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Otitis media is an ear infection. It is the most common bacterial infection during childhood and the most common reason that a pediatrician would write a prescription for an antibiotic. Ear infections that keep returning and do not respond to antibiotics may need to be treated with ear tubes. Ear tube placement for ear infections that have failed medical therapy is the most common outpatient surgical procedure in the United States.
Ear infections can occur in the outer ear, the ear canal, the middle ear and the inner ear. By far, the most common ear infections in children are infections of the middle ear, the area behind the eardrum.
There are three types of otitis media:
Ear infections can occur if the eustachian tubes do not work properly. Eustachian tubes connect the middle ear to the back of the nose. They help to drain fluid from the middle ear. Eustachian tubes in infants and young children do not work as well as they do in adults. This is because the tubes are smaller and more level, which makes it harder for fluid to drain from the ear.
Viral upper respiratory infections (common colds) can prevent the eustachian tubes from working properly because they cause fluid to build up in the ear. The fluid in the middle ear then gets infected by the bacteria that live in the tissues in our nasopharynx, the area in the back of the nose near the opening of the eustachian tubes.
Ear infections are very common in young children ages 6 months to 5 years, but they can affect an individual at any age. Children with Down syndrome and cleft palate are at higher risk for ear infections.
Otitis media (middle ear infections) are diagnosed by a thorough examination and history. On examination, the area behind the eardrum will be full of pus or fluid. When air pressure is applied to the eardrum, it won’t move due to fluid buildup. Occasionally a hearing test will be given to your child to see if the fluid in the middle ear has caused any hearing loss.
There are two types of hearing tests:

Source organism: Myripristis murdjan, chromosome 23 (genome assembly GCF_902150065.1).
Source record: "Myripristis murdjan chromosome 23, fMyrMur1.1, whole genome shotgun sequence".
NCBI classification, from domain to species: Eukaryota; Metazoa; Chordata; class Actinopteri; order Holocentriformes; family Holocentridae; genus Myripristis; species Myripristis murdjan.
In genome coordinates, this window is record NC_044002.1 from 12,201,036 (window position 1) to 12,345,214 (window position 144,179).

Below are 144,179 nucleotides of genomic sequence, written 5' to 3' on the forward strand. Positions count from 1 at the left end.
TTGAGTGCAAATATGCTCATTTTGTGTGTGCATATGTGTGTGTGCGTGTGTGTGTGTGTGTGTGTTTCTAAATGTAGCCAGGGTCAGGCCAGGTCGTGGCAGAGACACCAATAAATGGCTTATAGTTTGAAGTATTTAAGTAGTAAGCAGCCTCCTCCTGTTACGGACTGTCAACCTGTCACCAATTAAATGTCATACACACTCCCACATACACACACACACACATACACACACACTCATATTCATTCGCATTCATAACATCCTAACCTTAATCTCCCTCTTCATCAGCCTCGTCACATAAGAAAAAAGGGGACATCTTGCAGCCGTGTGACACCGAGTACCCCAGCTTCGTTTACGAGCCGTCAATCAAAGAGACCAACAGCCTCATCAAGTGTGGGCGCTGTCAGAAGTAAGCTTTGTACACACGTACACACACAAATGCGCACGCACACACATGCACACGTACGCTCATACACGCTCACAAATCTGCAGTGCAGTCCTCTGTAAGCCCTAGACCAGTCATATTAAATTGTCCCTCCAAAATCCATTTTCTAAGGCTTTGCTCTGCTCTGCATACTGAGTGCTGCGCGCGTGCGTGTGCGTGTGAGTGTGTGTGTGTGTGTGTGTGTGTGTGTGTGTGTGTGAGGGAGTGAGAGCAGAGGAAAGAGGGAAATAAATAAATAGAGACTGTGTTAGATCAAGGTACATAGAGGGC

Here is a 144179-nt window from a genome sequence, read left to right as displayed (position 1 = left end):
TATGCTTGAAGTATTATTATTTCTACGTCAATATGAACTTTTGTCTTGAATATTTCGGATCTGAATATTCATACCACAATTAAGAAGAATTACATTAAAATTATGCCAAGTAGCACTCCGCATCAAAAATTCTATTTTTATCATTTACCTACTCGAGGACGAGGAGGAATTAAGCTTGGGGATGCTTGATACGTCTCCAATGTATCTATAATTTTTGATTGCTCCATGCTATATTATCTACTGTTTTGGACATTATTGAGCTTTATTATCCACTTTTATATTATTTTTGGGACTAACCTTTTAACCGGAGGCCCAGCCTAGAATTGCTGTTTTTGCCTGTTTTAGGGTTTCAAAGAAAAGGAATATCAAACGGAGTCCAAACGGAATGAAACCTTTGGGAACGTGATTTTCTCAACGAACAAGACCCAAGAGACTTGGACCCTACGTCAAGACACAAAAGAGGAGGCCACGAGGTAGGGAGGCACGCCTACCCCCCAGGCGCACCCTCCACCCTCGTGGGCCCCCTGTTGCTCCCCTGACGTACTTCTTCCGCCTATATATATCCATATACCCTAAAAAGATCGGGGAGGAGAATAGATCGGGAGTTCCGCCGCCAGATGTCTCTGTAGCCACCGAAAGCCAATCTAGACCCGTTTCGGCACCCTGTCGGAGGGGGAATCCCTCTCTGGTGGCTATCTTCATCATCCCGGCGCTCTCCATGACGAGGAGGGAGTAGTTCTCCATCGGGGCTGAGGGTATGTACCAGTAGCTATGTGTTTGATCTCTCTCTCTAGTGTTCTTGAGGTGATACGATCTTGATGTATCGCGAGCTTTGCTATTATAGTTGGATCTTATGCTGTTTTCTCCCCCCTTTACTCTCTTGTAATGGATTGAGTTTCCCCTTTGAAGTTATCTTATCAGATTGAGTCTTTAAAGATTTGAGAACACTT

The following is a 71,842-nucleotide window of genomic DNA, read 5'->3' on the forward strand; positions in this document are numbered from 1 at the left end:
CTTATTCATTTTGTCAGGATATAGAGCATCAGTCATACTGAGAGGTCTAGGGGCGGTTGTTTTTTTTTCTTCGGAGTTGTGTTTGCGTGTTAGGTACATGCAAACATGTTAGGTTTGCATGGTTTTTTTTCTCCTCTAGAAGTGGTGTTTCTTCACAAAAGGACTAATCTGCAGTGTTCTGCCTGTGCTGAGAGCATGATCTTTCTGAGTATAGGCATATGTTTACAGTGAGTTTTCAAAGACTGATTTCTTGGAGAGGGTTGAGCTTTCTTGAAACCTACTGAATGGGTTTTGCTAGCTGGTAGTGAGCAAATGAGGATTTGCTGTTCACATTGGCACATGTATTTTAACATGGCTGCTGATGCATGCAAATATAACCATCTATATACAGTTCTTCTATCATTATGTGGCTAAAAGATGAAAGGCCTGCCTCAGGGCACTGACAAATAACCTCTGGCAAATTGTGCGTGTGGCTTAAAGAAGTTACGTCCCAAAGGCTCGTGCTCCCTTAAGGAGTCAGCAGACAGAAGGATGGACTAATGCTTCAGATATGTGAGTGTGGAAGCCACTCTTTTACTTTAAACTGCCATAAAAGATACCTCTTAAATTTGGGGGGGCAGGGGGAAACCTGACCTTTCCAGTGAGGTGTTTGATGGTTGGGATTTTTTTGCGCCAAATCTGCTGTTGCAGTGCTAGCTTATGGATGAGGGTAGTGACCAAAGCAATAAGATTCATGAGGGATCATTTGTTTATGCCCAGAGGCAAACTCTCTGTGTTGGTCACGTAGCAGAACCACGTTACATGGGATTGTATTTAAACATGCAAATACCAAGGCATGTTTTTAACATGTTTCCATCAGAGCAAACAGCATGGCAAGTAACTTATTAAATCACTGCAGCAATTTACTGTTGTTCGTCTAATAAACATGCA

These tests are given by an audiologist. The tests are tailored to each child based on their clinical condition as well as their age and development. There should be no or minimal discomfort during these tests.
Your child’s ear infection may clear up on its own without any treatment. Middle ear infections may be treated with antibiotics. Antibiotics are reserved for children who have an acute infection with symptoms. Over the past two decades, there has been an increase in drug-resistant strains of bacteria that cause ear infections. This contributes to the failure of medical therapy. If the fluid will not go away, ear tube surgery may be needed.
To manage pain at home, you may give acetaminophen (Tylenol®) or ibuprofen (Motrin®) to your child. Follow the manufacturer’s recommended dosages. Call your doctor if you have any questions.
Ear tube surgery is a 10-minute outpatient procedure under general anesthesia to place ear tubes. Anesthesia is the use of medicines called anesthetics to make your child unable to feel pain during an operation or procedure. The surgeon will make a small incision in the eardrum and clean fluid out of the middle ear. The surgeon will then place a small, hollow tube in the incision. The tube is usually made from surgical-grade plastic or metal.
The purpose of the ear tube is to equalize pressure between the middle ear and the environment. The ear tubes allow extra fluid from the infection to drain out, which reduces inflammation and allows the ear to heal. This procedure can help reduce ear infections and resolve symptoms, including hearing loss.
Your surgeon may recommend that your child have an adenoidectomy at the same time as ear tube surgery. An adenoidectomy is surgery to remove the adenoid. The adenoid is lymphoid tissue located behind the nose. It helps fight off infection by trapping bacteria that enter through the mouth. In some cases, bacteria can get trapped in the adenoids and lead to chronic infections. An adenoidectomy may be recommended if your child needs a second set of tubes or has significant nasal obstruction (blockage) from enlarged adenoids.
Ear tubes generally stay in place for six to 12 months. The ear tubes will then fall out on their own. The most common complication of the procedure is ear drainage, which generally responds to antibiotic ear drops. Rarely, a small hole may remain on the eardrum (in about 1% of children) after the tube falls out.
Your surgeon will see your child again three to four weeks after surgery to make sure the tubes are working well and to do a hearing test. Your child will then be followed every nine to 12 months after that until the tubes have fallen out. There is a 30% chance that your child will need more than one set of tubes.
The Ear, Nose and Throat doctors and audiologists at Children’s Colorado have additional training in caring for children. We are at the top of our field in treating children with ear, nose and throat disorders, including ear infections.